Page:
The second primary form of gameplay takes place on Wade's motorcycle as he ventures from one location to another. Just like in the action stages of the game, you'll have to pass license tests on the motorcycle as well. In order to receive your new license, you need to accumulate a set number of riding points that are awarded for driving through the environments above a specific rate of speed. However, the motorcycle license tests are much easier than the action training and they become little more than an annoyance as the game wears on--especially when you find a hidden area that allows you to roll up the points without worry. Riding the bike is difficult at first, and you can only dismount when it's parked outside a building that's pertinent to the mission. But once the thrill of riding the bike at high speeds has worn off, it simply becomes an annoying formality. In some of the later stages of the game you'll have to race from one location to another while going up against a timer, but objectives such as this are few and far between.
The gameplay in Headhunter is a hybrid of that found in Metal Gear Solid, WinBack, Resident Evil, and, to an extent, Grand Theft Auto III. And somehow, it all manages to come together into one cohesive experience. The motorcycle riding portions of the game are predominantly pointless and the puzzles leave a bit to be desired, but the visceral quality of the gunfights and the contrasting style of the stealth kills helps to even things out a bit. It should also be mentioned that the camera has a tendency to get hung up on walls occasionally, but for anyone who has played the Dreamcast version of the game, this is one area that has been slightly improved.
As previously mentioned, Headhunter started as a Dreamcast game. It was also one of the most graphically advanced Dreamcast games ever created. But that's no excuse for not making any improvements for the PlayStation 2 iteration. The same issues that plagued the Dreamcast version are present in the PS2 version, but the small touches that once were something to be proud of on Sega's console are now yesterday's news. Jittery, blurry, and washed-out textures permeate the entire game's landscape, and the character models are constructed of a low number of polygons. During the motorcycle stages, the cars driving around the urban environments will use their turn signals before turning and obey traffic laws, but there's not a single person walking down the sidewalks. Perhaps this was done to flesh out the postapocalyptic setting, but in the end it makes the environments seem empty and lifeless. Making matters worse, during the motorcycle stages, nasty draw-in rears its ugly head.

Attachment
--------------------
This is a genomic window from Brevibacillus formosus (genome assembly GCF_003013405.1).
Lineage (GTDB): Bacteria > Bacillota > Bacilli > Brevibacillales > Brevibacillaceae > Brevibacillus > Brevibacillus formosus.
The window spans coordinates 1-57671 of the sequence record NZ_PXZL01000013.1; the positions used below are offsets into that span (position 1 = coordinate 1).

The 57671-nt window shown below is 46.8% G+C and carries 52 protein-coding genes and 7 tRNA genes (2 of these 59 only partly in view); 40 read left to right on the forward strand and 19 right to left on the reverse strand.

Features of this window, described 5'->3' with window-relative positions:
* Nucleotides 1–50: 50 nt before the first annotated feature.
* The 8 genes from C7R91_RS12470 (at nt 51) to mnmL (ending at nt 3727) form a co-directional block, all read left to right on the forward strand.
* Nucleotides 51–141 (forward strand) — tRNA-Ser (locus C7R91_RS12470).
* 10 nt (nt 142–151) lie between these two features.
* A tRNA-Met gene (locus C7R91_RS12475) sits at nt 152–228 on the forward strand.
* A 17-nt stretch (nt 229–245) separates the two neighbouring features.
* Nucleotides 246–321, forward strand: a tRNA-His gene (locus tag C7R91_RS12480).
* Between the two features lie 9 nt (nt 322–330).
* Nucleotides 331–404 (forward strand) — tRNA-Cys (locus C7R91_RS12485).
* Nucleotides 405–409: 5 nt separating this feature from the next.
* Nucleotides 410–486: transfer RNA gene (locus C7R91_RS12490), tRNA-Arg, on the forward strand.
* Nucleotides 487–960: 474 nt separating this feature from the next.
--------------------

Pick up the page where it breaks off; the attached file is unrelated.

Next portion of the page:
Indoors there are plenty of objects reused throughout the game, and the texture variety is below PlayStation 2 standards. Other small details found in most other high-profile PlayStation 2 games--such as real-time facial animation, real-time lighting, and reflections--are completely absent. Thankfully, the sacrifice in the graphics department allows the game to run at a smooth frame rate throughout, and there are a few nice touches such as rain pelting off Jack's shoulders during one particular boss fight. But graphical niceties such as these are rare. Also, if you're not a fan of watching your video games, Headhunter may not be for you. It's chock-full of full motion video that moves the plot forward, but the graphics aren't that far above what can be done in real time on any of the three present consoles. In all, Headhunter looks like an impressive Dreamcast game but is visually average when compared with other recent games for the PlayStation 2.
Unlike the graphics, the voice acting in Headhunter is unquestionably strong, and Jack Wade's voice is a dead ringer for the voice of Solid Snake of Metal Gear Solid fame. It's obvious that Sega was going for the same type of hero when it created the character, but you'd think that it could have been a bit more original. The game's soundtrack consists of a variety of military themes, with some rousing orchestral compositions thrown in for good measure. Captions are included for the hearing impaired or for those who would prefer to skip the dialogue, but don't expect Dolby Digital or even Pro Logic II sound output.
If you're looking for a fun action game for your PlayStation 2 to fill the void between big releases, Headhunter fits the bill nicely. With two endings, multiple playable characters, and around 15 hours of gameplay time, Headhunter will be hard to finish during a rental period. Its graphics fall short of the best the console has to offer, but its blend of action, stealth, and driving manages to keep things interesting throughout.